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Measles surge is killing thousands worldwide as plummeting vaccine rates lead to ‘alarming upsurge’

The Gazette Staff

Measles is staging a devastating comeback that is killing thousands of children around the globe, the World Health Organisation warned yesterday.

Plummeting vaccination rates have led to an ‘alarming upsurge in measles cases in all regions’, including the UK, experts said.

There were 364,808 cases of measles reported to the WHO in the first six months of this year – triple the amount in 2018 and the highest level since 2006.

Several countries are currently battling deadly outbreaks, including the Democratic Republic of the Congo, where 4,000 people have died of measles already this year.

Plummeting vaccination rates have led to an ¿alarming upsurge in measles cases in all regions¿, including the UK, experts said (stock image of child with measles rash)

Plummeting vaccination rates have led to an ¿alarming upsurge in measles cases in all regions¿, including the UK, experts said (stock image of child with measles rash)

Plummeting vaccination rates have led to an ‘alarming upsurge in measles cases in all regions’, including the UK, experts said (stock image of child with measles rash)

Yesterday Dr Kate O’Brien, director of the WHO’s department of immunisation, said ‘critical gaps’ in coverage are causing ‘widespread loss of life and disability’.

Speaking at a press conference in Geneva, Dr O’Brien said the UK was an example of a high-income country where falling vaccine coverage is particularly concerning.

She said: ‘There are countries that have recently lost their measles-free status, including the Czech Republic and the UK.

‘There has been an upsurge in measles in every region of the world, both in outbreaks, the total number of cases and number of deaths.

‘The fundamental root cause of that in every country is a failure of children to be adequately vaccinated and receive both doses of the measles vaccine.’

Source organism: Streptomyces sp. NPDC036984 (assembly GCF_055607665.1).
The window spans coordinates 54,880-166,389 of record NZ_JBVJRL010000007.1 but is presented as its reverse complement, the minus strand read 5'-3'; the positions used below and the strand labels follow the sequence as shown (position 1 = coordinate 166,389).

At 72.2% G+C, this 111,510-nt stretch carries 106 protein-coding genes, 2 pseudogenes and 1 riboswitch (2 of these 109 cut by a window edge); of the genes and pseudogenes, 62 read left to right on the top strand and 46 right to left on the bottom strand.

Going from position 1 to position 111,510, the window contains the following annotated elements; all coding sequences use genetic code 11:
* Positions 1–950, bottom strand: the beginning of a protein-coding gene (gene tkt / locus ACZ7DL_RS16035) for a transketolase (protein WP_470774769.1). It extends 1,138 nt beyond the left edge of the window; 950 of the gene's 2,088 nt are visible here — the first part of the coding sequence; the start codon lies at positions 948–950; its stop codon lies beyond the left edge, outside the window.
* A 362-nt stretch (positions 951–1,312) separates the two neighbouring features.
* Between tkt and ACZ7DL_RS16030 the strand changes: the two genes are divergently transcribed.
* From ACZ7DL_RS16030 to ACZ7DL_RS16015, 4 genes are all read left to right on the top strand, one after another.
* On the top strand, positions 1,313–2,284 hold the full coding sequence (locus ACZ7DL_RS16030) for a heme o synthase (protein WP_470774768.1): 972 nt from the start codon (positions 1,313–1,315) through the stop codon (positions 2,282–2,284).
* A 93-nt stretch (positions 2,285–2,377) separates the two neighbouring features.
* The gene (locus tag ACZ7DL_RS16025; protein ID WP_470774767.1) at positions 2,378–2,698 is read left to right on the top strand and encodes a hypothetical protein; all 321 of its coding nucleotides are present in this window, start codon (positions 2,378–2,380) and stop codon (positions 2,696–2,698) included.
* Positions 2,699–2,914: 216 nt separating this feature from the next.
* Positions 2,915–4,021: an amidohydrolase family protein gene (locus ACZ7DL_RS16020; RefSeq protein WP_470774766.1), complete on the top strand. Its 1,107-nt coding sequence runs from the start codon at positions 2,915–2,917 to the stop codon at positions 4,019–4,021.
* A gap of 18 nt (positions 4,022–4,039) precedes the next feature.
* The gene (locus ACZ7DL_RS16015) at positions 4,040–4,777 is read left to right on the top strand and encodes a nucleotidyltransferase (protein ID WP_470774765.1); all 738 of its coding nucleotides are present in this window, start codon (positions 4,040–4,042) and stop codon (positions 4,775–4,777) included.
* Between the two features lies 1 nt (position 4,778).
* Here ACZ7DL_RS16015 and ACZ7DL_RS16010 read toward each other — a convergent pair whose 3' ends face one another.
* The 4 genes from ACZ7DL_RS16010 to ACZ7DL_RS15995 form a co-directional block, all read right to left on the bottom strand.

The WHO says 95 per cent of the population must have two vaccinations ¿ at age one and age three ¿ to adequately protect against measles and preserve ¿herd immunity¿ (pictured, the MMR vaccine)

The WHO says 95 per cent of the population must have two vaccinations ¿ at age one and age three ¿ to adequately protect against measles and preserve ¿herd immunity¿ (pictured, the MMR vaccine)

The WHO says 95 per cent of the population must have two vaccinations – at age one and age three – to adequately protect against measles and preserve ‘herd immunity’ (pictured, the MMR vaccine)  

The WHO says 95 per cent of the population must have two vaccinations – at age one and age three – to adequately protect against measles and preserve ‘herd immunity’. But latest global figures show about 86 per cent coverage with a first measles vaccine dose and less than 70 per cent for a second dose.

There has been a resurgence of measles around the world since 2016, and WHO experts said the situation was ‘alarming’.

In Europe, the number of cases in the first half of 2019 outstripped that for the whole of last year. Nearly 90,000 cases and 37 deaths were reported across 48 of the 53 countries in the European region between January and June this year.

Major outbreaks of the illness have also killed thousands in Madagascar, the Philippines, Sudan, Thailand and Ukraine.

In the UK just 90.3 per cent of children had their first dose in 2018-19, down from 91.2 per cent the year before. And just 86.4 per cent had received their second dose by their fifth birthday.

Source : Mail Online

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